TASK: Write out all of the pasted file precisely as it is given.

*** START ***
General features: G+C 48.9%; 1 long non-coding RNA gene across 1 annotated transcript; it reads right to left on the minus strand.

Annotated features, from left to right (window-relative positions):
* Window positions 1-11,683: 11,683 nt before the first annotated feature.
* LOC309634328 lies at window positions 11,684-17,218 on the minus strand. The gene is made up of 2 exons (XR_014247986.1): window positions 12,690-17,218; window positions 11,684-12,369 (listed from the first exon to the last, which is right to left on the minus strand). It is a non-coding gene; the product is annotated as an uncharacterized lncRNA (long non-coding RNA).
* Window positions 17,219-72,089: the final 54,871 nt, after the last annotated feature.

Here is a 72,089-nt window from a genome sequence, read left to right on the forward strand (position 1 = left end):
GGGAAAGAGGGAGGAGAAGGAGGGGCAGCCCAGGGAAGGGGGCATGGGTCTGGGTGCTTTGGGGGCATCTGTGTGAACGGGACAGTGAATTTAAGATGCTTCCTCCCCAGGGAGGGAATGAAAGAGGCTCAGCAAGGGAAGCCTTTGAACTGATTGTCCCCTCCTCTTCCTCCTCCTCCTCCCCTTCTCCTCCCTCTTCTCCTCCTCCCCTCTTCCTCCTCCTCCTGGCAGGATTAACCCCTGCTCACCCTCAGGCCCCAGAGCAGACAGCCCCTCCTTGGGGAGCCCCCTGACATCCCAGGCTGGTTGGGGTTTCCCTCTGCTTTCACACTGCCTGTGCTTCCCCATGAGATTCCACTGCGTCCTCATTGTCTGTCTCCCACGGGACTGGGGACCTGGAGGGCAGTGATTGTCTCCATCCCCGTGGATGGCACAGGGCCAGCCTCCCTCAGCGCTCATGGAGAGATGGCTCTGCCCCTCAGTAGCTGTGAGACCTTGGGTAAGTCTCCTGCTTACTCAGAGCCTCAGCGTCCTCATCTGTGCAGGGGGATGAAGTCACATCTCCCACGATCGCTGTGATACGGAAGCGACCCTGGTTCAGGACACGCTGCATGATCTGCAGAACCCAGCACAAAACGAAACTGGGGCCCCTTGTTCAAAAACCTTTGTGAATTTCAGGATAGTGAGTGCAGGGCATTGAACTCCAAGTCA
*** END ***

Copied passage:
General features: G+C 48.9%; 1 long non-coding RNA gene across 1 annotated transcript; it reads right to left on the minus strand.

Annotated features, from left to right (window-relative positions):
* Window positions 1-11,683: 11,683 nt before the first annotated feature.
* LOC309634328 lies at window positions 11,684-17,218 on the minus strand. The gene is made up of 2 exons (XR_014247986.1): window positions 12,690-17,218; window positions 11,684-12,369 (listed from the first exon to the last, which is right to left on the minus strand). It is a non-coding gene; the product is annotated as an uncharacterized lncRNA (long non-coding RNA).
* Window positions 17,219-72,089: the final 54,871 nt, after the last annotated feature.

Here is a 72,089-nt window from a genome sequence, read left to right on the forward strand (position 1 = left end):
GGGAAAGAGGGAGGAGAAGGAGGGGCAGCCCAGGGAAGGGGGCATGGGTCTGGGTGCTTTGGGGGCATCTGTGTGAACGGGACAGTGAATTTAAGATGCTTCCTCCCCAGGGAGGGAATGAAAGAGGCTCAGCAAGGGAAGCCTTTGAACTGATTGTCCCCTCCTCTTCCTCCTCCTCCTCCCCTTCTCCTCCCTCTTCTCCTCCTCCCCTCTTCCTCCTCCTCCTGGCAGGATTAACCCCTGCTCACCCTCAGGCCCCAGAGCAGACAGCCCCTCCTTGGGGAGCCCCCTGACATCCCAGGCTGGTTGGGGTTTCCCTCTGCTTTCACACTGCCTGTGCTTCCCCATGAGATTCCACTGCGTCCTCATTGTCTGTCTCCCACGGGACTGGGGACCTGGAGGGCAGTGATTGTCTCCATCCCCGTGGATGGCACAGGGCCAGCCTCCCTCAGCGCTCATGGAGAGATGGCTCTGCCCCTCAGTAGCTGTGAGACCTTGGGTAAGTCTCCTGCTTACTCAGAGCCTCAGCGTCCTCATCTGTGCAGGGGGATGAAGTCACATCTCCCACGATCGCTGTGATACGGAAGCGACCCTGGTTCAGGACACGCTGCATGATCTGCAGAACCCAGCACAAAACGAAACTGGGGCCCCTTGTTCAAAAACCTTTGTGAATTTCAGGATAGTGAGTGCAGGGCATTGAACTCCAAGTCA